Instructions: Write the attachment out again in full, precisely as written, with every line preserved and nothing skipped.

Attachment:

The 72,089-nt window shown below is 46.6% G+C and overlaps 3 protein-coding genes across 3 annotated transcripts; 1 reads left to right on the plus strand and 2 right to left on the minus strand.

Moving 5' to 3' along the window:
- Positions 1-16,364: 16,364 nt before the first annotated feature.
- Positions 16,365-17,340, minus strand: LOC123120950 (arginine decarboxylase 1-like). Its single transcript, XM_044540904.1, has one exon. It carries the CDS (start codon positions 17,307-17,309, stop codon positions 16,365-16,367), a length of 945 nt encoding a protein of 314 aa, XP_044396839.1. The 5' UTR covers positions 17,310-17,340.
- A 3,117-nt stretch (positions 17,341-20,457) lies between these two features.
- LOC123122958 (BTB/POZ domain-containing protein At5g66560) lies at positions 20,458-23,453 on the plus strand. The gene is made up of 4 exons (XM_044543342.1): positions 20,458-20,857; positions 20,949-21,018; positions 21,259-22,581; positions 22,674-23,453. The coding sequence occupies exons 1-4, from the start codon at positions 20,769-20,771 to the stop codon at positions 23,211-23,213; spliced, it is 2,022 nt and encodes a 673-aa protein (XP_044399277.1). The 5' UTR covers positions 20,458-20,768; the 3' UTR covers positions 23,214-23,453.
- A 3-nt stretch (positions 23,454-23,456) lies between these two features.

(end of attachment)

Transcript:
The 72,089-nt window shown below is 46.6% G+C and overlaps 3 protein-coding genes across 3 annotated transcripts; 1 reads left to right on the plus strand and 2 right to left on the minus strand.

Moving 5' to 3' along the window:
- Positions 1-16,364: 16,364 nt before the first annotated feature.
- Positions 16,365-17,340, minus strand: LOC123120950 (arginine decarboxylase 1-like). Its single transcript, XM_044540904.1, has one exon. It carries the CDS (start codon positions 17,307-17,309, stop codon positions 16,365-16,367), a length of 945 nt encoding a protein of 314 aa, XP_044396839.1. The 5' UTR covers positions 17,310-17,340.
- A 3,117-nt stretch (positions 17,341-20,457) lies between these two features.
- LOC123122958 (BTB/POZ domain-containing protein At5g66560) lies at positions 20,458-23,453 on the plus strand. The gene is made up of 4 exons (XM_044543342.1): positions 20,458-20,857; positions 20,949-21,018; positions 21,259-22,581; positions 22,674-23,453. The coding sequence occupies exons 1-4, from the start codon at positions 20,769-20,771 to the stop codon at positions 23,211-23,213; spliced, it is 2,022 nt and encodes a 673-aa protein (XP_044399277.1). The 5' UTR covers positions 20,458-20,768; the 3' UTR covers positions 23,214-23,453.
- A 3-nt stretch (positions 23,454-23,456) lies between these two features.